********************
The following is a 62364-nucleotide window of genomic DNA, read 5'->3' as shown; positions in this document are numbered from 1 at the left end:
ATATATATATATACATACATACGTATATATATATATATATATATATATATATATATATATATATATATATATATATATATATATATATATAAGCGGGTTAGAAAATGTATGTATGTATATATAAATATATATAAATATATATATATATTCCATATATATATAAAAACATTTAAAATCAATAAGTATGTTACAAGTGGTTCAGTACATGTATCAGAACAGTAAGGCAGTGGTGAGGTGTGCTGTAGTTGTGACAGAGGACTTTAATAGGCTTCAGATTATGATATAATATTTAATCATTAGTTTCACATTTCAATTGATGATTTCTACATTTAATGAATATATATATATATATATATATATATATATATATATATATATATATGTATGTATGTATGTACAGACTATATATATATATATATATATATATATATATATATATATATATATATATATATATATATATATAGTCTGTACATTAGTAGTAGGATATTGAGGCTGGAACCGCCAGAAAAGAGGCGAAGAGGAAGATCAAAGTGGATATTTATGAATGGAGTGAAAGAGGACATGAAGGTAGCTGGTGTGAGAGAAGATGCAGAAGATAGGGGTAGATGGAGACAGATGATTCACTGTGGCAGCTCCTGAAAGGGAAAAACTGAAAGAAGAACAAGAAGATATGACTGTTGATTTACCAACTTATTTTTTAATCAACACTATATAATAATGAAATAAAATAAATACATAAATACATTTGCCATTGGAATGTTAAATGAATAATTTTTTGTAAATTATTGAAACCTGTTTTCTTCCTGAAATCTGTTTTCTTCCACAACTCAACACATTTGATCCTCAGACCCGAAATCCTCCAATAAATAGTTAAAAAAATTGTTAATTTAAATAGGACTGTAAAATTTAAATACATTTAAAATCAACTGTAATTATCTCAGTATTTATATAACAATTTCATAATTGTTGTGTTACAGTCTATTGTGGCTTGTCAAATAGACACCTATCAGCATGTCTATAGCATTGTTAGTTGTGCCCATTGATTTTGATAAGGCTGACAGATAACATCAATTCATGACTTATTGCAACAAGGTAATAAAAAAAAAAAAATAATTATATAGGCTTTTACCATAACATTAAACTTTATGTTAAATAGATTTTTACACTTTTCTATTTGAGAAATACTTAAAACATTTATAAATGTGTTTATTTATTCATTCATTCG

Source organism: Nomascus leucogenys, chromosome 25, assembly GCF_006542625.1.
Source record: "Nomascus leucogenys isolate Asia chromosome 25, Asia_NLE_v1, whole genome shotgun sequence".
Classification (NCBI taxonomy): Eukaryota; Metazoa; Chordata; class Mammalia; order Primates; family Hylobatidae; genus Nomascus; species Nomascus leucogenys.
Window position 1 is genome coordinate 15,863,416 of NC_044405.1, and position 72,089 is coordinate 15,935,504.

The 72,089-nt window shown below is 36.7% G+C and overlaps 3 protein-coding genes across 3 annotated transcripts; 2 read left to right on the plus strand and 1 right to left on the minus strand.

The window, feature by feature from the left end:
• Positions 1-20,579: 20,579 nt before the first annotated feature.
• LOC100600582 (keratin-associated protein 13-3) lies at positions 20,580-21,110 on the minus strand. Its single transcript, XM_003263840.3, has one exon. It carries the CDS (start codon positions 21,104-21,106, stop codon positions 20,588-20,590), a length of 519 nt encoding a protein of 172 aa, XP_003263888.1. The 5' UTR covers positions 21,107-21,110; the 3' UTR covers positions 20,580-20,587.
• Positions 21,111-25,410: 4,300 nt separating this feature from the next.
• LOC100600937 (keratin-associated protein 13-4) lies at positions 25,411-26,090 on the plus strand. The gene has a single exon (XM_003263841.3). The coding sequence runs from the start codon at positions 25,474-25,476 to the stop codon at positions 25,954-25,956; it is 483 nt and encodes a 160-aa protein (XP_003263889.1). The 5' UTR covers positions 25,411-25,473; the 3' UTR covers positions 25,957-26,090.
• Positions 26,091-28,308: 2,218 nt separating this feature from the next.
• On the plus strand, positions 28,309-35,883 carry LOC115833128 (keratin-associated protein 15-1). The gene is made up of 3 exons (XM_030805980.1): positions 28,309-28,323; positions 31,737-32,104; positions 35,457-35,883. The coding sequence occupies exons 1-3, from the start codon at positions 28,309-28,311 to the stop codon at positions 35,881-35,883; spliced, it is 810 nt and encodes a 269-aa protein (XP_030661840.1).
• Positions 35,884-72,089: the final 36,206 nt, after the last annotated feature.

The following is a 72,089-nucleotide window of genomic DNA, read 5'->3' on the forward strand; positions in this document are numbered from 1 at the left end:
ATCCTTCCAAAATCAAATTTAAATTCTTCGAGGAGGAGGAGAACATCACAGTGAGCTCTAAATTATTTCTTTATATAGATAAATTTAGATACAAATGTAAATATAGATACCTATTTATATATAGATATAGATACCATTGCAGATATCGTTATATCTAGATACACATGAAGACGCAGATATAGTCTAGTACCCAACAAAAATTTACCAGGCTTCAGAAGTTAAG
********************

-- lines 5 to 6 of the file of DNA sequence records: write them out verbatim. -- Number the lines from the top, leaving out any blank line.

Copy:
Classification (NCBI taxonomy): Eukaryota; Metazoa; Chordata; class Mammalia; order Primates; family Hylobatidae; genus Nomascus; species Nomascus leucogenys.
Window position 1 is genome coordinate 15,863,416 of NC_044405.1, and position 72,089 is coordinate 15,935,504.